For A Touch of Sin, I joined right after the shooting. Originally, he was planning to edit with his first AD who was also working in his company. It was Chinese New Year, and the first AD was too tired and wanted to take a break. But Jia wanted to start the editing and could not waste two weeks because he was aiming for Cannes. So he thought, “Let’s call Matthieu. He’s a Frenchman in Beijing and doesn’t care about the Chinese New Year.” That’s when they called me and asked me to come the next day. Jia pitched the film to me after my arrival. And then we just started editing from scene one, shot one, take one, and watched all the takes. He had a notebook and he just wrote down the take numbers and marked the takes we liked and discussed. We worked all the way from the first scene to the last scene. It took us two weeks to get to the end of the first assembly and for me to discover the ending.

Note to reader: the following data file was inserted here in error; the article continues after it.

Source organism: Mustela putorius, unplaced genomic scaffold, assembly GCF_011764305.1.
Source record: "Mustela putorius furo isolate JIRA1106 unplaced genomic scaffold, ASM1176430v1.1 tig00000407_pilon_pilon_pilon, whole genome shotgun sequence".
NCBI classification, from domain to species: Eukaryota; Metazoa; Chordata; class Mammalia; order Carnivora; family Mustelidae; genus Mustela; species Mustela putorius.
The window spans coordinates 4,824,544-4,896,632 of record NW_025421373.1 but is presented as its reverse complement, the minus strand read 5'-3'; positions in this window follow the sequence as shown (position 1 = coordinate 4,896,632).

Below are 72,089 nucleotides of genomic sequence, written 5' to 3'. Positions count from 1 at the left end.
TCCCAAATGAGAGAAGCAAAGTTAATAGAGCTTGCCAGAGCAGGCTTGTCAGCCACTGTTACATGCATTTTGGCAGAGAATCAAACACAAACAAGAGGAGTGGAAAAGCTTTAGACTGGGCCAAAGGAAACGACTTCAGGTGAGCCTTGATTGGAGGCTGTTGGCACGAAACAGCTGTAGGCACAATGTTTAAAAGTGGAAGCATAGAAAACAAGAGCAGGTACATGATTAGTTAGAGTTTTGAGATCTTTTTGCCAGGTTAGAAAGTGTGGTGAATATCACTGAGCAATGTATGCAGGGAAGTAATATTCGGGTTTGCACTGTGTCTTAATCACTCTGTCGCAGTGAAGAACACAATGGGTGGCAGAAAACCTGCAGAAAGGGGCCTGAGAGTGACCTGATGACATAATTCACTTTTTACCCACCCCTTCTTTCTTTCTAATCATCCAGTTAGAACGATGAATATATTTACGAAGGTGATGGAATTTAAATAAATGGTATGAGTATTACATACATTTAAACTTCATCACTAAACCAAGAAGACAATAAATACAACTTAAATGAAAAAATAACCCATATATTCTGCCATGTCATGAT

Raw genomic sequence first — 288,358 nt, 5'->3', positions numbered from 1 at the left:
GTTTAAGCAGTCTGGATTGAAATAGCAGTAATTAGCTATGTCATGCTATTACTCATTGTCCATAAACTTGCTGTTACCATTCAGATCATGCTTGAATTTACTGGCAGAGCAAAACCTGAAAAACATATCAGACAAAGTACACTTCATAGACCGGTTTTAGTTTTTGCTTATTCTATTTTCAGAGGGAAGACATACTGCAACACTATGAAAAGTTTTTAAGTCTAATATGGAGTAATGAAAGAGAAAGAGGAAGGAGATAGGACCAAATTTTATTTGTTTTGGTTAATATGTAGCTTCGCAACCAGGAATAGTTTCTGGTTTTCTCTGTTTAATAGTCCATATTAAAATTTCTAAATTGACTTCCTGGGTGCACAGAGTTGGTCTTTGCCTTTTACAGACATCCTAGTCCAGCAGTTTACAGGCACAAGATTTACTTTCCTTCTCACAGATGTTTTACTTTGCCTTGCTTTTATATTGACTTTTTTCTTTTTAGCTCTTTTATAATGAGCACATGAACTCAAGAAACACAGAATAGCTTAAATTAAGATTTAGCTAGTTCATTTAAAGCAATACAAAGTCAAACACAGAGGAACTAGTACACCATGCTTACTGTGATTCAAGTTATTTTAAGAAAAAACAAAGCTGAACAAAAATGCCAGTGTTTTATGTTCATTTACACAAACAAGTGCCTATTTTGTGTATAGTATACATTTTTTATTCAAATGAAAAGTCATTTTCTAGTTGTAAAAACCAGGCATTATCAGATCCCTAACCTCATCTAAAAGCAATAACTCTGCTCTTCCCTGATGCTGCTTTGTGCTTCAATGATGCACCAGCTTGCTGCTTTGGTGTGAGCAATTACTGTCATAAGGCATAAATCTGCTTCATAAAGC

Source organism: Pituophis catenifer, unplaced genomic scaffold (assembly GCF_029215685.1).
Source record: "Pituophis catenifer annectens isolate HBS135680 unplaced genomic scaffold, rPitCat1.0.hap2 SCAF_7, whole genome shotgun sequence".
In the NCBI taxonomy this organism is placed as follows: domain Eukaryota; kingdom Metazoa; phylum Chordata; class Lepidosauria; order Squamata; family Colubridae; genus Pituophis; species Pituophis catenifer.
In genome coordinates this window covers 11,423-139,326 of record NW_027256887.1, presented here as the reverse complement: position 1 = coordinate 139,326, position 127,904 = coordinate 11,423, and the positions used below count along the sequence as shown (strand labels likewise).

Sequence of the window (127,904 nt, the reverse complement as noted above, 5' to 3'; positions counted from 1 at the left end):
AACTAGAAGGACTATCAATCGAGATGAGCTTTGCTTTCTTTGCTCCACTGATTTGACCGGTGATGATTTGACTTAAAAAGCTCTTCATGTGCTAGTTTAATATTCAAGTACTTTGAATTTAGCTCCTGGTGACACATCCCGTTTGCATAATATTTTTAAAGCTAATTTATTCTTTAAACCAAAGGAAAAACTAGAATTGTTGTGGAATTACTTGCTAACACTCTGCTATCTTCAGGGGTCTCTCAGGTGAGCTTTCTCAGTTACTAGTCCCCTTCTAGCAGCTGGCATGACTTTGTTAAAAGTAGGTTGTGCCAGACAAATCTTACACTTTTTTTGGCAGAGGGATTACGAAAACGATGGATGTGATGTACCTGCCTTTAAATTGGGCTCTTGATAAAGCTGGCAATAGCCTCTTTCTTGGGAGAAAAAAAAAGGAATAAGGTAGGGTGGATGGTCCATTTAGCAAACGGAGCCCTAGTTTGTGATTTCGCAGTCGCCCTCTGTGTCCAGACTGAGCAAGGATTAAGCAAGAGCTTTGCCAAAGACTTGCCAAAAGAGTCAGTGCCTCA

For Mountains May Depart and Ash Is Purest White, it was a bit different. I was involved even before the screenplay was written. Because, as I explained, we went back to his archival footage. I think it was a way for him to reconnect with his past and his youth. Because so many things have changed in China during this time. A simple example: when I arrived in China back in 2008, there was no High-Speed Rail at all! And of course there was no WeChat; there was no translation app. When I was traveling I needed to bring my Chinese-French dictionary. It is very human to forget how our lives have changed over the past 25 years. It’s true in the West, but it is especially true for China, where everything changed much, much faster.